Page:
photo: Shpalta

State policy of psychosocial support

The Interagency Coordination Council on Mental Health and Psychological Assistance to Persons Affected by the Armed Aggression of the Russian Federation against Ukraine was established. A Project Office for the development of a national program of mental health and psychosocial support was established at the Ministry of Health. It is declared as “a platform for uniting all partners, which permeates all levels – professional and political circles, practitioners, international experts, and volunteers.”

The Project Office includes experts from the Ministry of Health, the Institute of Psychiatry, Forensic Psychiatric Examination and Drug Monitoring of the Ministry of Health of Ukraine, and the NGO Bezbariernist. Expertise and support in the project implementation is provided by WHO and the global Reference Group on Mental Health and Psychosocial Support of the Inter-Agency Standing Committee.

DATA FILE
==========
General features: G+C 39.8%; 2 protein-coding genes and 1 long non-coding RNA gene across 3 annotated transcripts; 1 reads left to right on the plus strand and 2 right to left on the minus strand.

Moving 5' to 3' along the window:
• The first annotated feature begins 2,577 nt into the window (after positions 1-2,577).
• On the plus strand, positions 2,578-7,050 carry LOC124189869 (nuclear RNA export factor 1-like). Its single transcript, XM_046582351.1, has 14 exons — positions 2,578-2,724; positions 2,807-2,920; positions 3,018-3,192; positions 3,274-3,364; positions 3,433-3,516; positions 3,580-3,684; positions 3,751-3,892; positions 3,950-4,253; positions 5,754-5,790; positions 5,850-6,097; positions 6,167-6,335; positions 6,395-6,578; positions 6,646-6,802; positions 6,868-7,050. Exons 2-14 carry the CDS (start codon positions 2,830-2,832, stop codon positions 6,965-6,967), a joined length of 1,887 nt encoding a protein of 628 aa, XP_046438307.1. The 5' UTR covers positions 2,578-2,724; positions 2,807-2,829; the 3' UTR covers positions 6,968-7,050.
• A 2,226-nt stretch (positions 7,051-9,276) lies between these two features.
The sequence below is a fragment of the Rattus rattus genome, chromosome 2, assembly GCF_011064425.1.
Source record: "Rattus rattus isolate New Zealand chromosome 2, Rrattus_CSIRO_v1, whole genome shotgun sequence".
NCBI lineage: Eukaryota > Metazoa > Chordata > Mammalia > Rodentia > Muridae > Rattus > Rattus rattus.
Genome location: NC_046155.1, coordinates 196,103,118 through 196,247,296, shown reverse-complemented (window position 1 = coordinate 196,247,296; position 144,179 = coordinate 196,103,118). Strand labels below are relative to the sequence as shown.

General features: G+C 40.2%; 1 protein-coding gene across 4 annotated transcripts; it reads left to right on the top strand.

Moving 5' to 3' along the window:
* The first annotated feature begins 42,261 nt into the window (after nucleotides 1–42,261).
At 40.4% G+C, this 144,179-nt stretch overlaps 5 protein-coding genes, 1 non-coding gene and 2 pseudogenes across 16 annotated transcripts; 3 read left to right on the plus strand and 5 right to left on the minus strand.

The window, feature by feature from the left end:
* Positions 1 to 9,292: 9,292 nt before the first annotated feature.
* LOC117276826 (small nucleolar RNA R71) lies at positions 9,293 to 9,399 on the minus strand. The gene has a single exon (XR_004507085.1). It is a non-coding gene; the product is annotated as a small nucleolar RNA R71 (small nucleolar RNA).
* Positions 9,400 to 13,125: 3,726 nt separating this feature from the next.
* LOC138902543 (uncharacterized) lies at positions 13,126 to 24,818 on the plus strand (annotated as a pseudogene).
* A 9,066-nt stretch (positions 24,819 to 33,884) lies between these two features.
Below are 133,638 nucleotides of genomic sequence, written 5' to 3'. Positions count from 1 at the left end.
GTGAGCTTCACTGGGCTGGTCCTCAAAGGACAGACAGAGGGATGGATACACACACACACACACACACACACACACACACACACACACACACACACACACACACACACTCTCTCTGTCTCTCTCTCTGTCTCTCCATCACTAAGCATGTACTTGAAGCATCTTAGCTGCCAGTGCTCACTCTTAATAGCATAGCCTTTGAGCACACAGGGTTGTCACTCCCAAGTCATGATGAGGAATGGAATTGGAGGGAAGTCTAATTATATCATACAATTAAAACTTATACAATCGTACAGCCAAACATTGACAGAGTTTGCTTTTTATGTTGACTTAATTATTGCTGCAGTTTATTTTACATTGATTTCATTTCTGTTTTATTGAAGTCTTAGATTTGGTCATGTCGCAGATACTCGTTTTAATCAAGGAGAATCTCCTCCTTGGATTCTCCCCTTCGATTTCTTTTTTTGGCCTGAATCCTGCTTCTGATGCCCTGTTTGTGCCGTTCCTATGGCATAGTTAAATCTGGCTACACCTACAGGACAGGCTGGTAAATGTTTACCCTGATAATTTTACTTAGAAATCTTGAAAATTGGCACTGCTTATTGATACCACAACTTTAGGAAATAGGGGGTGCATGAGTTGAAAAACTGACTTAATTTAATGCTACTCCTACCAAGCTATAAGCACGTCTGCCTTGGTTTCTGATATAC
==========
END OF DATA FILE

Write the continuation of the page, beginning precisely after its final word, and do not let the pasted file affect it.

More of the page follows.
As part of the program’s development and implementation, it is envisaged that:

  • conducting an expert audit with the involvement of WHO experts, which will be used to create a model of the care system;
  • Developing a step-by-step plan for implementing the model after discussing it with a wide range of representatives of the professional community, experts, and public opinion leaders;
  • building a system of training, certification, and quality monitoring of psychologists, psychotherapists, and psychiatrists working in the system of most ministries;
  • training of family doctors, psychologists, social workers, and educators in rapid psychological support techniques;
  • creating a register of specialists and methods, systematizing data, developing a model for retraining and retraining personnel, and a system for attracting them.

An audit of the population’s needs for mental health services was conducted.

And at an expanded meeting of the Interagency Coordination Council on Mental Health and Psychological Assistance to Victims of Russian Aggression against Ukraine, the Operational Roadmap was presented“Priority multisectoral mental health and psychosocial support interventions in Ukraine during and after the war”. The document defines the priorities that should guide everyone working in the field of mental health in a humanitarian crisis.